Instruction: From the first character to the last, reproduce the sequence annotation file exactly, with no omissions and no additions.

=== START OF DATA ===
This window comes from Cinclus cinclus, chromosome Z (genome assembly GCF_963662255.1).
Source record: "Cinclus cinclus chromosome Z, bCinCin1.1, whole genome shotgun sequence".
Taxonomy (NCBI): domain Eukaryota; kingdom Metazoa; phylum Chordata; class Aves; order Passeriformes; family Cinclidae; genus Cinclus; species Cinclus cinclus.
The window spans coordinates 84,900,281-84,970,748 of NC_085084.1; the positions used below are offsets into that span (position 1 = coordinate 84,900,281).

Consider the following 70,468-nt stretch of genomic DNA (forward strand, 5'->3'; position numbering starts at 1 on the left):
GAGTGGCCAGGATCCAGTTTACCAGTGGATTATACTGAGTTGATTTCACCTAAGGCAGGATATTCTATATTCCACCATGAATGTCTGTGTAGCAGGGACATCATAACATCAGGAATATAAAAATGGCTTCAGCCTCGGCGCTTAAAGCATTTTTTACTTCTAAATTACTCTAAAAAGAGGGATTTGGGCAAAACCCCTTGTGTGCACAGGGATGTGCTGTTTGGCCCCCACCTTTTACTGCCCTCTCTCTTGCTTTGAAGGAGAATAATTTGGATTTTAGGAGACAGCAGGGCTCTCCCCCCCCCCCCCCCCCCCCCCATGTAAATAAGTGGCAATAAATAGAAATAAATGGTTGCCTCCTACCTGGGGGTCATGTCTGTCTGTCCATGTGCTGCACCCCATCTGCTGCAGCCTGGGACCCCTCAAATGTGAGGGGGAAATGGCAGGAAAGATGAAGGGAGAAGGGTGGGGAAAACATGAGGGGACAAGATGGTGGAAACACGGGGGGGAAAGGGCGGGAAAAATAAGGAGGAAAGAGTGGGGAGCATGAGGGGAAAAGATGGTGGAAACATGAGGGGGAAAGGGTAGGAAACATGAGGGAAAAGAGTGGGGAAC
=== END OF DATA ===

This window comes from Cinclus cinclus, chromosome Z (genome assembly GCF_963662255.1).
Source record: "Cinclus cinclus chromosome Z, bCinCin1.1, whole genome shotgun sequence".
Taxonomy (NCBI): domain Eukaryota; kingdom Metazoa; phylum Chordata; class Aves; order Passeriformes; family Cinclidae; genus Cinclus; species Cinclus cinclus.
The window spans coordinates 84,900,281-84,970,748 of NC_085084.1; the positions used below are offsets into that span (position 1 = coordinate 84,900,281).

Consider the following 70,468-nt stretch of genomic DNA (forward strand, 5'->3'; position numbering starts at 1 on the left):
GAGTGGCCAGGATCCAGTTTACCAGTGGATTATACTGAGTTGATTTCACCTAAGGCAGGATATTCTATATTCCACCATGAATGTCTGTGTAGCAGGGACATCATAACATCAGGAATATAAAAATGGCTTCAGCCTCGGCGCTTAAAGCATTTTTTACTTCTAAATTACTCTAAAAAGAGGGATTTGGGCAAAACCCCTTGTGTGCACAGGGATGTGCTGTTTGGCCCCCACCTTTTACTGCCCTCTCTCTTGCTTTGAAGGAGAATAATTTGGATTTTAGGAGACAGCAGGGCTCTCCCCCCCCCCCCCCCCCCCCCCATGTAAATAAGTGGCAATAAATAGAAATAAATGGTTGCCTCCTACCTGGGGGTCATGTCTGTCTGTCCATGTGCTGCACCCCATCTGCTGCAGCCTGGGACCCCTCAAATGTGAGGGGGAAATGGCAGGAAAGATGAAGGGAGAAGGGTGGGGAAAACATGAGGGGACAAGATGGTGGAAACACGGGGGGGAAAGGGCGGGAAAAATAAGGAGGAAAGAGTGGGGAGCATGAGGGGAAAAGATGGTGGAAACATGAGGGGGAAAGGGTAGGAAACATGAGGGAAAAGAGTGGGGAAC